His presence was almost tangible after living so long by myself. It almost made me itch.
With some difficulty I finished the mucking out. Loki hadn't emerged from the Yardhouse at any point so I tacked up Cavalier and took him into the school for half an hour. My ménage is a point of pride for me – almost square, surrounded by bushes and stained fencing, filled with rubber. Jump wings, white plastic poles and cavaletti are stored in one corner. I put up three fairly low straight bars jumps in a line across the middle, mounted, and concentrated on asking Cavalier to listen to me as opposed to taking the bit between his teeth, disregarding my leg, and jumping everything in sight (including the ménage fences), as he had done the first time I'd ridden him.
I'd used a mixture of tried and tested schooling techniques and some natural horsemanship to focus the showjumper's attention on the rider, building trust and a good working relationship. Cavalier was supple in my hands, working into the bridle and leaping off my leg. Once we had warmed up, we flew around the grid.
I forgot my mysterious houseguest, I forgot everything. There was nothing but the horse at the end of the reins.
Therefore it came as something of a surprise when I dropped back to trot and found Loki watching me over the gate, so I rode over to him. "How long have you been standing there?"
"Not long. You ride like poetry in motion."
I supposed I should have been flattered. Instead I felt naked. Exposed. "Why are you watching me?" I snapped.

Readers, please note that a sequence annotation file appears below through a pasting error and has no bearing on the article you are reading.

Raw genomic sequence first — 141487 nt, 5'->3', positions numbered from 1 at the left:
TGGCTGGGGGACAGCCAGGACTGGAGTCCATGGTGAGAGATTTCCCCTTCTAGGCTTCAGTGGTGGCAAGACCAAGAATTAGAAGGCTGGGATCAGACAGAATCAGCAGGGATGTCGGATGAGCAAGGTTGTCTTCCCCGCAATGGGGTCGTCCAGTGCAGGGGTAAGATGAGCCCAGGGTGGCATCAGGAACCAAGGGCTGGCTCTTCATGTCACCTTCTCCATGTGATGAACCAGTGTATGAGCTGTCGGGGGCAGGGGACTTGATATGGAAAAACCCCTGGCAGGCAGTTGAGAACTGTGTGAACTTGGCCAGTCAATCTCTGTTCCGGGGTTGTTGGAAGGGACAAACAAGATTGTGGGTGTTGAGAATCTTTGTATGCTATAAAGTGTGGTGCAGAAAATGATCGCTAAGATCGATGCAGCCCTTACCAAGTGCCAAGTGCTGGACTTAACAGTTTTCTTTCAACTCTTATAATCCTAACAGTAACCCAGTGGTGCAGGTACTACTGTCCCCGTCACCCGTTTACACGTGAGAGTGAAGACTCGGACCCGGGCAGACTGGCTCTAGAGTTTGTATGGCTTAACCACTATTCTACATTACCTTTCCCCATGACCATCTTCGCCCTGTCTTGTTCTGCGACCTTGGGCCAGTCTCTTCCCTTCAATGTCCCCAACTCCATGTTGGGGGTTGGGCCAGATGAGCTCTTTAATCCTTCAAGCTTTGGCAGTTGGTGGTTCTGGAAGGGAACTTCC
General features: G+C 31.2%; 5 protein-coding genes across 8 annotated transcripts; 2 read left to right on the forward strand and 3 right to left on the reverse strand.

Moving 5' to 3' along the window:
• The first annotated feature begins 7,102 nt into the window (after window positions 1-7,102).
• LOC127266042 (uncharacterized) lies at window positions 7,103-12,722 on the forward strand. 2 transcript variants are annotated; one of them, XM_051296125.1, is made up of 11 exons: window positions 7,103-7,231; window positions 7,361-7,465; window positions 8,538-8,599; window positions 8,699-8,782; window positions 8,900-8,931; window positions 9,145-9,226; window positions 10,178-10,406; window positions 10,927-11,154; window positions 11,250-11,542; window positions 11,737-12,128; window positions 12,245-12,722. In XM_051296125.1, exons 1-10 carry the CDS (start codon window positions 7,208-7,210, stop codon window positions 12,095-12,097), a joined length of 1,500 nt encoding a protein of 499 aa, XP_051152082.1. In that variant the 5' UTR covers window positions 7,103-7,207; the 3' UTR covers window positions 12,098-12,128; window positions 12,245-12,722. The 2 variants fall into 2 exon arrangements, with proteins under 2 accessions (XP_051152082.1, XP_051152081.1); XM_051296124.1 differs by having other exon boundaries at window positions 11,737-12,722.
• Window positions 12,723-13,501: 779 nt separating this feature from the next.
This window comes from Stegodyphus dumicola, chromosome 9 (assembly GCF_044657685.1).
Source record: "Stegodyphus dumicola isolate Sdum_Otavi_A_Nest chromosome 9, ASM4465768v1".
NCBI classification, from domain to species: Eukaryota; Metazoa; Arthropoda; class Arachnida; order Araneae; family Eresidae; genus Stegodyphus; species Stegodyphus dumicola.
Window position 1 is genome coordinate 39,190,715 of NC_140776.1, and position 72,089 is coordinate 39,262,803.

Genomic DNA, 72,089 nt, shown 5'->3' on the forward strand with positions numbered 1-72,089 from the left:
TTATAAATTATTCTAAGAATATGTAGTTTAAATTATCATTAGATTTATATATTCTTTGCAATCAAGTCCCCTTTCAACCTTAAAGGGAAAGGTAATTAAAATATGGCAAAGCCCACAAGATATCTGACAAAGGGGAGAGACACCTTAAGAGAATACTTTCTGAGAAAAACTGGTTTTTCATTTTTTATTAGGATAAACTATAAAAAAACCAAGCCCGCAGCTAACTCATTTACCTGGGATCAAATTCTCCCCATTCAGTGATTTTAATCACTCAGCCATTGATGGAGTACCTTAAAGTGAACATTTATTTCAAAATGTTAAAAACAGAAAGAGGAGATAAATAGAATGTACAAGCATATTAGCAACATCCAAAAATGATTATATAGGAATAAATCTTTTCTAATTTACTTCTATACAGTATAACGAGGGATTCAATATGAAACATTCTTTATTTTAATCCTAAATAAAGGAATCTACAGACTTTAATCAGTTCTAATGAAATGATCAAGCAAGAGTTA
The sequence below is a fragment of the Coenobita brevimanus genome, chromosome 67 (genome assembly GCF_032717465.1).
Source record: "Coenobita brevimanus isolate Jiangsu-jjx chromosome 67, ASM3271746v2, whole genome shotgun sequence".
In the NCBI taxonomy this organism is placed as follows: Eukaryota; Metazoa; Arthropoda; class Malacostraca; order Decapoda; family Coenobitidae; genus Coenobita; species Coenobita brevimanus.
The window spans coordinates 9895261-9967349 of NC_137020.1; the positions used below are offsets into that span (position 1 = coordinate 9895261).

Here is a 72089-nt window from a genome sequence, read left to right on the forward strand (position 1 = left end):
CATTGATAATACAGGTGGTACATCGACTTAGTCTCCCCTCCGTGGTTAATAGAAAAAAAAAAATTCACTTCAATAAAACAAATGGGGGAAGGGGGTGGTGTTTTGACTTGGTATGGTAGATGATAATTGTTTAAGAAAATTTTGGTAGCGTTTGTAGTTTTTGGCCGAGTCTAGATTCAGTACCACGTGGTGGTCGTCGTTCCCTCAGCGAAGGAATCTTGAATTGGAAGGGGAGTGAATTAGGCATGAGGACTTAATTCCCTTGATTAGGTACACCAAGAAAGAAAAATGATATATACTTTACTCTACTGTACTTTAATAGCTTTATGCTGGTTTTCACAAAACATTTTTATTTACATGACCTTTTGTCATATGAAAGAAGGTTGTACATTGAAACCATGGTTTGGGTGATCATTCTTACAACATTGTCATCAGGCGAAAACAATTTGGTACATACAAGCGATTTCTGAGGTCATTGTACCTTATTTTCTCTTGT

Loki's face fell into confusion. "I'm sorry, I don't…I wasn't aware that you-"
I dismounted so I was at his level, incensed. "In case you hadn't noticed, mister, I live on my own, I work on my own, I exist on my own, and I don't appreciate some random amnesiac that I found in a ditch snooping around in my life! It's not…it's…not nice. It's my private things. There are lines you don't cross." I had to stop myself from spluttering and making myself look like an idiot.
Wheeling, I tried to tug Cavalier after me but a hand on my arm stopped me. Loki.
"The way you handle him, the way you ride – it's like magic. It's a gift, Niamh. Why would you not want to share it?"
I pulled away. Cavalier snorted, unsettled by the tension. "Don't presume to know me. You don't. I dragged you out of a ditch. That doesn't give you the right to pry." I took a deep breath and closed my eyes. "You can't stay here. I'll take you to the police in the morning. They might be able to help you with your-" I tapped the side of my temple, "problems."